Reviewed by Johan Palme on 1st December, 2015
In 1964, showbiz darlings, married couple Steve Lawrence & Eydie Gormé were at the top of their game. In their late twenties, effortlessly and timelessly cool in a way that should have been impossible after the rock’n’roll revolution, they were both TV stars and chart toppers.
This Christmas record may be the last gasp of their high period, but what a seductive gasp it is! Seductive of the lifestyle on offer, of cocktails and sharply-cut suits, of the kind of unabashedly moneyed distinction that would soon be thankfully drowned in plastics and counterculture. Seductively voiced. (Steve Lawrence especially, voice like buttered silk, is the great lost crooner, and would have been a legend were he twenty years older and Italian.) And amorously seductive – the duets, especially the title track, are loaded with suggestive lavacious playfulness. “Misteltoeing” indeed.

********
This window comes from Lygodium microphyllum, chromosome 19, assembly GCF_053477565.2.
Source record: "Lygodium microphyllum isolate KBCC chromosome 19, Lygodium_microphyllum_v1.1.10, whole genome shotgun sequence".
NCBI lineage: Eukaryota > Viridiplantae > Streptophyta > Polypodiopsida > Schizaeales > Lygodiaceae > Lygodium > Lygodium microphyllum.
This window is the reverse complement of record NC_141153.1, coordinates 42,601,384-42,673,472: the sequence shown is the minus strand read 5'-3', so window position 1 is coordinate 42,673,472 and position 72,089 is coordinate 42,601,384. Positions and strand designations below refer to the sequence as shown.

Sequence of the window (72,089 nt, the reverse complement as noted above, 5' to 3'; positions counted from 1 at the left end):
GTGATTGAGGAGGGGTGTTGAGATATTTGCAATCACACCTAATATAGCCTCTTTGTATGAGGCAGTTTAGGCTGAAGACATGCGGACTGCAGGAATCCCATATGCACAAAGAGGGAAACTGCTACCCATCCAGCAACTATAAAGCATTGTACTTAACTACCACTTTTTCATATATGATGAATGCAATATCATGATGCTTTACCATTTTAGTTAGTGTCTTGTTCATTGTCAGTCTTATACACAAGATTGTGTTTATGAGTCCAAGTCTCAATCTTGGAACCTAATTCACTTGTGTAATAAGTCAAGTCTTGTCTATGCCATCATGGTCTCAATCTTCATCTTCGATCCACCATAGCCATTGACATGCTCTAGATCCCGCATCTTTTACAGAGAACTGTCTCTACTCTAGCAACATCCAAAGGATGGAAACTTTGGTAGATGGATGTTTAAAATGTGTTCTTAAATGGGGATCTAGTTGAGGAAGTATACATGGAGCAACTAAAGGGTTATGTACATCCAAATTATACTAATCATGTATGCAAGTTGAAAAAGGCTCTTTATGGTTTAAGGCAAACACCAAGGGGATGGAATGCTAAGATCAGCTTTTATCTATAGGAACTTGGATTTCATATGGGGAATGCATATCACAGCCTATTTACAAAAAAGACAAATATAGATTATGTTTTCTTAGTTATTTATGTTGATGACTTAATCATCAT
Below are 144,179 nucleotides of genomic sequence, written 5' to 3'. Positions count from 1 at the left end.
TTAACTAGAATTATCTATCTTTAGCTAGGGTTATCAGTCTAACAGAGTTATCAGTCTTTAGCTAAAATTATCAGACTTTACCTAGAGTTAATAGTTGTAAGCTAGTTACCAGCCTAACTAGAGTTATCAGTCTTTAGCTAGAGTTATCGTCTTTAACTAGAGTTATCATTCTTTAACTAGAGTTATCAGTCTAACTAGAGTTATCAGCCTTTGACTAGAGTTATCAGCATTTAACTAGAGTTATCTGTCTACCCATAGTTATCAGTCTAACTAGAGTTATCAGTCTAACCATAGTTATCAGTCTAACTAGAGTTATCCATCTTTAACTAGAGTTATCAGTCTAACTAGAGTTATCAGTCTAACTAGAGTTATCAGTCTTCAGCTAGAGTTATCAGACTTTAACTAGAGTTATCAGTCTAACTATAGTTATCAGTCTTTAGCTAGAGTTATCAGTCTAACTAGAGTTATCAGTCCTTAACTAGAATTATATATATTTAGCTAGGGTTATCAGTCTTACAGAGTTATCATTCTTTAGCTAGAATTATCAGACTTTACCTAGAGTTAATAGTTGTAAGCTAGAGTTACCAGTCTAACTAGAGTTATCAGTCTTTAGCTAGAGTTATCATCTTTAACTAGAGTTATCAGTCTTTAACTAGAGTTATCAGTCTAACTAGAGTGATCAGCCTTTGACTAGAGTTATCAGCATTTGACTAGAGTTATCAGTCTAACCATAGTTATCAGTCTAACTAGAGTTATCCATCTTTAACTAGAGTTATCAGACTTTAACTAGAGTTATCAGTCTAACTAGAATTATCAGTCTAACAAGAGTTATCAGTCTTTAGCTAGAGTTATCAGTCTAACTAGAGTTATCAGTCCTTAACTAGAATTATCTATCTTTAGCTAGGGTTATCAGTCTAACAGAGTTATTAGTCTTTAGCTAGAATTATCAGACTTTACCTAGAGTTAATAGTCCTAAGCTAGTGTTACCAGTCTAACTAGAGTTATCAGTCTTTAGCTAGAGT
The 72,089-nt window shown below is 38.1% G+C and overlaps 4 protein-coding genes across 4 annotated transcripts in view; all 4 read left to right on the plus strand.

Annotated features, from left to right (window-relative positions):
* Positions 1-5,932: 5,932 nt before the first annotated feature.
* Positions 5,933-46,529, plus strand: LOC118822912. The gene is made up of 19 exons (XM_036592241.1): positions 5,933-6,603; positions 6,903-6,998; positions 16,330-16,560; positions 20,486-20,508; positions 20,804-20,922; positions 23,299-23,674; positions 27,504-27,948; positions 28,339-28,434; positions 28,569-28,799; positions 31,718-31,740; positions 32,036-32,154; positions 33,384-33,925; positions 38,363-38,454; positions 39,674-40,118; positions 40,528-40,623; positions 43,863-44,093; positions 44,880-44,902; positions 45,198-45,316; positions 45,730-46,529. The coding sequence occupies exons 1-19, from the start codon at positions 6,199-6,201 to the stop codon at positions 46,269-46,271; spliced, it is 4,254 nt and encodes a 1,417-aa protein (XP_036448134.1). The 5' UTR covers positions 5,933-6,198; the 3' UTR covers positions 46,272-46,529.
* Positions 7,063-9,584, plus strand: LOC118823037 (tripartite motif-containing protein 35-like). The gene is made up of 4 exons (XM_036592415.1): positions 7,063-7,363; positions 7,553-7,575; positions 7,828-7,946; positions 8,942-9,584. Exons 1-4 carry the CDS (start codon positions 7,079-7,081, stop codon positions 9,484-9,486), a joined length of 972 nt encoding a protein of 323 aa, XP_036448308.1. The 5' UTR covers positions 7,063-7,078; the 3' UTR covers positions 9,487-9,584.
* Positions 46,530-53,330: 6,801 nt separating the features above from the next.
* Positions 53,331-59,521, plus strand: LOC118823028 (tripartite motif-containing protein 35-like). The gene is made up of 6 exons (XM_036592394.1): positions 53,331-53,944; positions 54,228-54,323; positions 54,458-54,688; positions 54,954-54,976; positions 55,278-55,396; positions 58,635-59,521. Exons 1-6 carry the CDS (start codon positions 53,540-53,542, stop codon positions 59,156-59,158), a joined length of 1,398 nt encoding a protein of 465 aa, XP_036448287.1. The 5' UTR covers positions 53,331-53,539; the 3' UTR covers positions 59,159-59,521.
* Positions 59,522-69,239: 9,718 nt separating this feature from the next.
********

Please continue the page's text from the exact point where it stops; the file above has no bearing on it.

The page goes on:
Of course, it’s far from a perfect record. Large parts of the A side is traditional pop of the more uninspiring kind, a bland and bowdlerised version of “Have Yourself a Merry Little Christmas” the disappointing choice of opening track. The cracks in the perfect Mad Men-style surface get a bit too apparent at times, that perfect sheen slipping, exposing a duller core. That same year, the British Invasion came and swept this sort of thing away. Steve never had top 50 hits again, and Eydie found an entirely new audience in Mexico. But this album is still poised at the last near-perfect moment before it all was gone.
The version on Spotify and Apple music is a decent but crackly direct-from-vinyl rip. If a better version comes available this entry will be updated.